US 2125372 A
Description (OCR text may contain errors)
Aug. 2, 1938. J. H. FOX
DOUBLE GLAZING UNIT Filed June 25, 1936 IN V EN TOR. (/OH/Vfi F'o/ Y B 4 TORNEYS.
Patented Aug. 2, 1938 PATENT OFFICE 2,125,312 DOUBLE GLAZING UNIT John H. Fox, Pittsburgh, Pa., aaslgnor term-- burgh Plate Glass Company, a corporation of Pennsylvania Application June 23, 1936, Serial No. 86,787
The invention relates'to double glazing units which consist of a pair of glass sheets in parallel with spacing and sealing means between the sheets at their edges. It is customary" to supply 5 the insulating space between the sheets with dehydratedair or other gas, such as nitrogen, in order to prevent condensation on the inner faces of the sheets due to temperature changes. The maintenance of the gas in dry condition presents one of the main problems in connection with double glazed units, since leakage of moistureladen "air through and past the spacing members, in the course of time, is practically inevitable, so that provision is made in many installa- 15 tions for the connection of dehydrating apparatus to the insulating space to permit a renewal of the drygas when the glass begins to cloud.
Heretofore, the connections for accomplishing this result have been made by the use of tubes extending through the spacers. This requires either a special sash construction through which the tubes lead, or the removal of the unit from the sash to gain access to the ends'of the tubes, and both methods are open to objection from the standpoint of cost. The present invention is designed to overcome this objection and provide a unit which leaves the spacers intact and permits dehydration without removing the unit from the sash and without the necessity of perforating 3 the sash and installing conduits therethrough. Briefly stated, the desired result is secured by perforating one of the glass sheets and installing in such perforations outlet plugs provided with closures which may be removed when it is desired 35 to connect the tubing of a dehydrating apparatus to the space between the sheets. These plugs can be made relatively small and capped, so that they do not detract noticeably from the appearance of the unit. One'embodiment of the inven- 40 tion is shown in the accompanying drawing,
Figure 1 is a front elevation of the unit, and Fig.2 is an enlarged section through the unit on the line lIII of Fig. 1.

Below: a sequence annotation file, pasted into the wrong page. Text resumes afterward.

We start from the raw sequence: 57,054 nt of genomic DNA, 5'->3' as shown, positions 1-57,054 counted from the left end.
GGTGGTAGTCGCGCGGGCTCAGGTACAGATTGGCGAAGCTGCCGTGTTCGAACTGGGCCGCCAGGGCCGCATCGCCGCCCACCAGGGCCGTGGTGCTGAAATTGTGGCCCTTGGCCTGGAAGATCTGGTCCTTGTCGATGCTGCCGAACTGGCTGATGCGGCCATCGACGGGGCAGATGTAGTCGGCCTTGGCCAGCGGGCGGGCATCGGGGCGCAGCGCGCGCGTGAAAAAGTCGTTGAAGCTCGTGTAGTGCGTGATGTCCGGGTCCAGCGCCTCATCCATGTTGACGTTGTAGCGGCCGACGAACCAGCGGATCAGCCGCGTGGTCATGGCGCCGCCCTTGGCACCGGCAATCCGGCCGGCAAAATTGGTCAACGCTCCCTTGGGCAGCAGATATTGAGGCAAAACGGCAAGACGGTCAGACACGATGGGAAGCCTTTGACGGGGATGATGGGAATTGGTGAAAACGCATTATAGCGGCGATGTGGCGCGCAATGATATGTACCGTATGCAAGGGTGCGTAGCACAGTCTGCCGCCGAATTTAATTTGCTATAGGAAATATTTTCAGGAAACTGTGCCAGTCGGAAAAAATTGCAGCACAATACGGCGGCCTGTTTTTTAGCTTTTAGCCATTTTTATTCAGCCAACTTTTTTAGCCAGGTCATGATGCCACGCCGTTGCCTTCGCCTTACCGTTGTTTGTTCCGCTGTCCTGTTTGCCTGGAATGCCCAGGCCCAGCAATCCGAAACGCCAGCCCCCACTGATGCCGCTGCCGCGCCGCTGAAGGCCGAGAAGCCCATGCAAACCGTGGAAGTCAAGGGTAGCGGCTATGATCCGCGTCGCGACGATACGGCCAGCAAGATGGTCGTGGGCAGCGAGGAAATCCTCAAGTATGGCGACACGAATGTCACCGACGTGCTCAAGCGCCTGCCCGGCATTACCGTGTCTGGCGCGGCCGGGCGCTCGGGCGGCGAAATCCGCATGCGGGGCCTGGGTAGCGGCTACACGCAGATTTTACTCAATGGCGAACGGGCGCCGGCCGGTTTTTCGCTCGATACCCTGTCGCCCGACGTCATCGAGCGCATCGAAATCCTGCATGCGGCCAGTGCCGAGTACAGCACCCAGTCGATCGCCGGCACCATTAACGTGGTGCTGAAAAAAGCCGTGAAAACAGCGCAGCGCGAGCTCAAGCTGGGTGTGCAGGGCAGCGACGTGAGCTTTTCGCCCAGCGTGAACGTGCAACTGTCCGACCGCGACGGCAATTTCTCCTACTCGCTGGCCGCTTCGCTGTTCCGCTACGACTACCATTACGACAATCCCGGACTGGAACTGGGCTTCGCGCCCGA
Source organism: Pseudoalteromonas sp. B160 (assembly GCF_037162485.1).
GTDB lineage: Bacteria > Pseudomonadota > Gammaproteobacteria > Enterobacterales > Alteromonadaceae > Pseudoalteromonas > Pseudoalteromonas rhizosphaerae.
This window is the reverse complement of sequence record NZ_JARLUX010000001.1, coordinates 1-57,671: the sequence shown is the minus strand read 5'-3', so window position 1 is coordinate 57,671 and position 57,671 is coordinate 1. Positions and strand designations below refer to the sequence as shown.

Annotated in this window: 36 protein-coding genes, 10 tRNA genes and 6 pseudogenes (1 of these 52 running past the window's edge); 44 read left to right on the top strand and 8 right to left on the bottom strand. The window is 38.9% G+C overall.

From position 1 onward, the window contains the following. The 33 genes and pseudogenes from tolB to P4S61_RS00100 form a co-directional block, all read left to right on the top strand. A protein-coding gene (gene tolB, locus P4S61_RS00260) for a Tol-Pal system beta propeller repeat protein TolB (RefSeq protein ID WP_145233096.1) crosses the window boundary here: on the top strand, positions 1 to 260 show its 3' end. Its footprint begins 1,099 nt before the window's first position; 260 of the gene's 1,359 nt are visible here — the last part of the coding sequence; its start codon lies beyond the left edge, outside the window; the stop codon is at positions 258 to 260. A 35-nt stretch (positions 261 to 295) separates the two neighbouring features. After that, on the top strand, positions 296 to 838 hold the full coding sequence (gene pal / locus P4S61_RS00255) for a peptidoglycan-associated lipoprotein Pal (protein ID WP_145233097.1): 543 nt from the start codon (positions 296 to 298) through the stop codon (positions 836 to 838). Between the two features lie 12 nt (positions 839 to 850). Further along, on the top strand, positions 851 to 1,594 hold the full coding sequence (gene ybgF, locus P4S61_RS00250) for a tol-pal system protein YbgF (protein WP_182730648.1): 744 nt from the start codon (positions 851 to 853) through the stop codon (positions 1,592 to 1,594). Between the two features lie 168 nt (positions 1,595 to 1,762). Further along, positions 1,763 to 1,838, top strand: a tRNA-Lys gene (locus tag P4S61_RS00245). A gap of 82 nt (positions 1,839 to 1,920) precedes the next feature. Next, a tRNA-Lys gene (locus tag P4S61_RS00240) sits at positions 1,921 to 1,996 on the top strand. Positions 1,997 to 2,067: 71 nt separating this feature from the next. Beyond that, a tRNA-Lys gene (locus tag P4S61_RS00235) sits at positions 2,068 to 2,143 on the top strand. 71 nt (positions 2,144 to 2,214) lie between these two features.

45 Referring to the drawing, 3 and l are the glass sheets; 5 is the spacer which may be of rubber or any other suitable material sealing the edges of the insulating space 6 between the sheets; and
I is a U-shaped metal frame, which in some cases 50 may be omitted. I
The glass' sheet 3 is perforated at two points,-
preferably near the upper edge of the sheet and by the use of a sand blast, and the plugs 8 are fitted in the perforations, as indicated in Fig. 2. 55 The plug in each case consists of the flanged 3 Claims. '(oi. 20-565) sleeves 9 and I0 threaded together with packing washers ii and I! of rubber, or the like, beneath the flanges. A metal washer i3 is preferably used between the packing washer H and the flange of the sleeve 9. This washer I3 is of such 5 diameter that its edge projects out past the periphery of the flange of the sleeve 9, as shown, the purpose being to provide a ledge for holding the-cap i4 releasably in position. The edge of the cap is turned in slightly, as shown, so that 10 when the cap is pressed into position, its edge will snap beneath the edge of the washer i3, thus holding the cap securely, but releasably in position. I
The sleeve 9 is threaded internally with a conical seat at the end of the threaded portion against which the end of the closure screw I5 engages sealing the passage;
When it is necessary to supply the space 6 with a dry gas, the caps I4 and screws ii are removed,
and the ends of the tubes of the apparatus for supplying dry gas are threaded into the sleeves. After the; necessary circulation of dry gas through the insulating space has been completed and the tubes removed, the screw l5 and cap I are replaced. The plug is necessarily applied to the sheet 3 before the unit is assembled, some clearance being provided between the, sleeve l0 and the wall of the perforation to avoid any danger of cracking the glass either in applying the device or due to temperature changes.
' What I claim is:
1. A fitting for a glass sheet having a perforation therethrough comprising, a metal connection plug having a threaded passage therethrough fitting said perforation in sealing relation with the glass sheet, a removable closure member threaded into said passage, and a cap fitting over the outer end of said connection and having releasable snap engagement therewith. 40
2. A fitting for a glass sheet having a perforation therethrough comprising, a metal connection plug having a passage therethrough fitting said perforation in sealing relation with the glass sheet and'comprising a pair of flanged sleeves threaded together in said perforation with the flange on one sleeve lying in opposition to the outer face of the glass sheet and the flange on the other sleeve lying in opposition to the inner face of the glass sheet, a removable closure memher threaded into said passage, and a sheet metal cap fitting removably over the flange of the sleeve lying on the outer side of the glass sheet.
3. A fitting for a glass sheet having a perforationtherethrough comprising, a metal connection plug having a passage therethrough fitting said perforation in sealing relation with the glass 'sheet and comprising a pair of flanged sleeves threaded together in said perforation with the flange on one sleeve lying in opposition to the outer face of the. glass sheet and the flange on the other sleeve lying in opposition to the inner face of the glass sheet, a removable closure memthe glass, and a cap fitting over the outer end of the sleeve and having a. snap engagement with the washer.
- JOHN H. FOX.